Once the batch passes, the product can move into the retail market. Extracts sell in individual half-gram or 1-gram packages, so a 2-pound batch would yield 900 to 1,800 packages.

Test results: The Oregonian/OregonLive requested - and received - the original lab reports for each extract from the shops. These detailed reports are provided to stores by growers and processors to show that their products have met the state testing requirements. Product labels list the lab and the test date.

Round one tests: We delivered 10 extracts in their original, unopened packaging to ChemHistory, a state-accredited marijuana lab in Milwaukie. ChemHistory technicians, wearing gloves, split the 1-gram products into two samples. They put about a half-gram of each extract into containers that we then delivered to Pacific Agricultural Laboratory in Sherwood.

ADVERTISING

Why Pacific Agricultural Laboratory and ChemHistory? We picked Pacific Agricultural Laboratory because it specializes in pesticide residue analysis in water, soil, and plant tissues, like fruits and vegetables. The company tests crops for producers, packers and exporters who often must demonstrate to grocery chains and foreign countries that their goods meet residual pesticide standards. The lab is not accredited to test cannabis but holds an internationally recognized accreditation to test for pesticide residue. ChemHistory is one of eight marijuana labs that is state-accredited to test for pesticides.

Results: Both labs independently found pesticides in three of the extracts at levels that exceed what the state allows. The remaining seven extracts met state pesticide standards, both labs found.

Round two tests: In April, we decided to see how the failed three extracts would fare in another round of tests so we found products marketed under the same brand names and strains with the same batch information as the initial purchase. We also bought two additional extracts from marijuana companies that were included in the first round. We bought the extracts at licensed marijuana stores in Portland and this time commissioned only Pacific Agricultural Laboratory to perform the tests.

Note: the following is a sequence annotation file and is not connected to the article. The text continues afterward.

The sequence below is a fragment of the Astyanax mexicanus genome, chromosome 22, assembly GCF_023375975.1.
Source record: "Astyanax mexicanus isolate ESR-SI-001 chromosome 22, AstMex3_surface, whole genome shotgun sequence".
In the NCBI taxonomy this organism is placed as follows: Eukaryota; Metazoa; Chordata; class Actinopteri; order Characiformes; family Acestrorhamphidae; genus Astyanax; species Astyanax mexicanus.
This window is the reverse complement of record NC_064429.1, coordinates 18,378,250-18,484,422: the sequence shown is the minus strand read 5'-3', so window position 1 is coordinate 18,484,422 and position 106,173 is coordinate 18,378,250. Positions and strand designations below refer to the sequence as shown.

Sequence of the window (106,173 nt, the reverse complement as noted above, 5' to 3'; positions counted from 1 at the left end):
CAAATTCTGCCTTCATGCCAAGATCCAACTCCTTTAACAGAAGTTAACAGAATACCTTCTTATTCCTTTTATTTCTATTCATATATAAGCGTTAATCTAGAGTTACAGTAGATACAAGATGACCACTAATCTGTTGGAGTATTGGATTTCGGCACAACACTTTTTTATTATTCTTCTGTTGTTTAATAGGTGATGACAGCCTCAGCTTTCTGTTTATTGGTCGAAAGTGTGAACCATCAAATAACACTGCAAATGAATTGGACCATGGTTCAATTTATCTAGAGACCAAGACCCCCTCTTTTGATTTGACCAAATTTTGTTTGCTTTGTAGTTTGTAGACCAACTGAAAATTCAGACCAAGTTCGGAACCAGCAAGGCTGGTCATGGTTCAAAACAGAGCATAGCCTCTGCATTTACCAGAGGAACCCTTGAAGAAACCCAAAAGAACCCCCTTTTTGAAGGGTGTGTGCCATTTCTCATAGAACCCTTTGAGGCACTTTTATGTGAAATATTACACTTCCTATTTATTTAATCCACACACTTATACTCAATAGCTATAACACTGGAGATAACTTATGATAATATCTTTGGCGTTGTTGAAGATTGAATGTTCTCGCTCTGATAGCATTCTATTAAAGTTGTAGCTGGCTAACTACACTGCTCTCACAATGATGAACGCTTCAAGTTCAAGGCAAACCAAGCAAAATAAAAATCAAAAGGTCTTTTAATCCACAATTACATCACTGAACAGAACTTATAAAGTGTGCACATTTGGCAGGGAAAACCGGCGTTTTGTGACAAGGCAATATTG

Results: Pacific Agricultural Laboratory's analysis found four of the five extracts met state pesticide standards. The lab detected multiple pesticides on one of the extracts that failed the first round. The two other extracts that had failed in the first round were among those that passed this time.

Cost: We paid ChemHistory $1,500 to analyze the extracts in the first round. We paid a total of $2,120 for Pacific Agricultural Laboratory to test the extracts in both rounds.

Expert opinion: We consulted with Vincent Remcho, an Oregon State University chemistry professor. Remcho is an expert in analytical chemistry. We described to him how we bought the products, transported them in their original packaging to a lab and watched while the lab split each extract into two samples and then transported those portions to the second lab.

"What you have described to me is a pretty standard procedure when you want a sample to be analyzed by multiple laboratories," he said.

During the first round of testing, Pacific Agricultural Laboratory didn't test the extracts immediately; they waited until ChemHistory was finished with its work.

We asked Remcho to review Pacific Agricultural Laboratory's description of its storage methods for the products. He characterized their protocol as "a thorough description of standard, proper procedure"